Here are a couple more shots of Red-crested Pochard in Arnot Hill Park. They are interesting birds as many of them are escapees from wildfowl collections, but at this time of year others fly in from wild populations in Europe.
The three photos below show various birds at Arnot Hill earlier in the year – as you can see, the females are much drabber, and one of the drakes has a light back – a sign that it is an escaped bird from a collection (domesticated birds tend to be lighter).
There live not three good men unhanged in England; and one of them is fat and grows old:
Henry IV Part 1
We had quite a collection of elderly gents at the Sunday Morning Laundry Club. Vikram, Flat Cap, The Farmer and the Fat Man were all there. I know they call me that because they always call the other fat man”The Other Fat Man”. I call him The Goth, though he isn’t really a Goth. He is quite tubby though. The Scrap Man and Tablecloths were absent, but it was a bit late for them. They normally come in first thing, to ensure they get a drier.
That was one of the things we discussed, people who use the driers without using the washers, thus clogging up the system. We also discussed Vikram’s health and that of his wife (she’s in hospital), the rising price of food, the iniquity of supermarkets, Buddhism, funerals, recent price rises on the driers and wives. Vikram is retired whilst The Farmer and I both have wives who work on Sunday. We’re not sure about Flat Cap. He’s clearly been trained (he brings his own hangers to put his dry shirts on) but he doesn’t wash any female clothes and never reveals details of any former marital status. The general view is that he has been married but, through carelessness or death, has lost his wife.
After that it was time for a bacon cob and a read of yesterday’s paper at the cafe down the road. Fluffy white cobs and nice thick bacon with a garnish of black pudding. Just add pepper and brown sauce for an excellent breakfast.
After a few minutes in the car I decided to give the Waxwings nother go. Result – no Waxwings but plenty of Redwings. There are still a few berries about, so there is still a chance of seeing some.
The pond at Arnot Hill Park
Red Crested Pochard looks down its beak at an ordinary Pochard
Moorhen on thin ice
Redwing in Carrington
Interesting Mallard hybrid
I thought I’d have a look in the park on my way to the shops, even if this did involve me in shopping at Sainsbury’s. They are only 200 yards from the park so it seemed silly to go to TESCOs after the park.
I saw some ducks, gathered more material for a polemic on the way people abuse open space/nature and took some poor photographs.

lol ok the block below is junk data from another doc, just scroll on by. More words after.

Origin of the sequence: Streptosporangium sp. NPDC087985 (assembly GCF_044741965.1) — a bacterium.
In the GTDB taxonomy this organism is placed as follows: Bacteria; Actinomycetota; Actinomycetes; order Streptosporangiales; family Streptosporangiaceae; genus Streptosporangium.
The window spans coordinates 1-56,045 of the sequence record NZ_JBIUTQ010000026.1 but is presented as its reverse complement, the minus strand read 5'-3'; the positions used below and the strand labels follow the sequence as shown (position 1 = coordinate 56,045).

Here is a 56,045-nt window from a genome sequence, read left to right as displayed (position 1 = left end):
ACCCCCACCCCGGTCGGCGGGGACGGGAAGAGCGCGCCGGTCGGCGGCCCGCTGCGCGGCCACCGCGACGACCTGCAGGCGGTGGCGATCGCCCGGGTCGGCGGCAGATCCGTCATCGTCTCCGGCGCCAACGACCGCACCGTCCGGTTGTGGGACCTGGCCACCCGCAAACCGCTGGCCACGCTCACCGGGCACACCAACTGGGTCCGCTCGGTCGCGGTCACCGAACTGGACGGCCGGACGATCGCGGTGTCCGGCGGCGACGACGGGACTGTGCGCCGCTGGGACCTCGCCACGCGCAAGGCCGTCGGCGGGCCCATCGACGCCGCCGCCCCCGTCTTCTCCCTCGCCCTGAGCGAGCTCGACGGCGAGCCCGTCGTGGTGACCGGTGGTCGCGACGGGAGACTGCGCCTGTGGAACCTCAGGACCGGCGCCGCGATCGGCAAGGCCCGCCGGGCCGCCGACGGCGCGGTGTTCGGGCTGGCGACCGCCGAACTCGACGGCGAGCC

After that I shopped, cooked and picked Julia up from work. You can tell the days are getting longer because it’s light when she comes out now, where it was dark a month ago.
From the fact that I’m still writing Sunday’s post on Monday you can probably deduce that the rest of the day was taken up with my normal regime of chatting, snoozing, TV and reading.
We said we were going to have an easy January and that is one resolution I’m managing to keep.
Let’s be honest, doesn’t Idle Valley sound like a great place to be? It has to be up there with Happy Valley and Easy Street.
The walk was bracing , and there were some interesting birds about but as we sat in the cafe, eating Fat Rascals and drinking tea a member of staff came in and started to engage in protracted loud banter with the cafe staff. I could have done without it, but it wasn’t too bad. When he started moving chairs and tables, including the ones next to us, I began to have flashbacks to our visit to Attenborough NR.
It looked like he was preparing to remove the Christmas tree, which begged the question why he couldn’t have done it before 10 am or after 4 pm when the cafe was closed to the public. It just goes to show how assumptions can be wrong, because he was actually preparing to have a cup of tea and a twenty minute session of complaining about management changes.
What is it about me that seems to attract this sort of thing? All I want is tea and cake.
The lake is quite a big pit, the sun was in my eyes for most of the time and much of the lakeside path doesn’t run along the side of the lake so it wasn’t the easiest place to watch birds. Fortunately we started off with a big flock of Teal (thanks to one of the telescopes in the visitor centre) so we were guaranteed a new bird for the 2017 list. Part way round I picked a couple of Gadwall out of a small flock of ducks – they are quite dull, greyish ducks, but they stood out by body length and dabbling behaviour in a group of Tufted ducks. It’s another new species for 2017 and they were closely followed by a group of Shovellers and a couple of Pochard, which were also new species for the year. Let’s be honest though, on 4th January most species are going to be new for the year.
Gorse is alreay flowering
Shovellers with Coot at Idle Valley
Before we set off I’d checked up on the recent sightings and looked the rarities up so I wouldn’t get caught out if I saw them. Well, I didn’t get caught out, but that was due to lack of sightings rather than lack of preparation.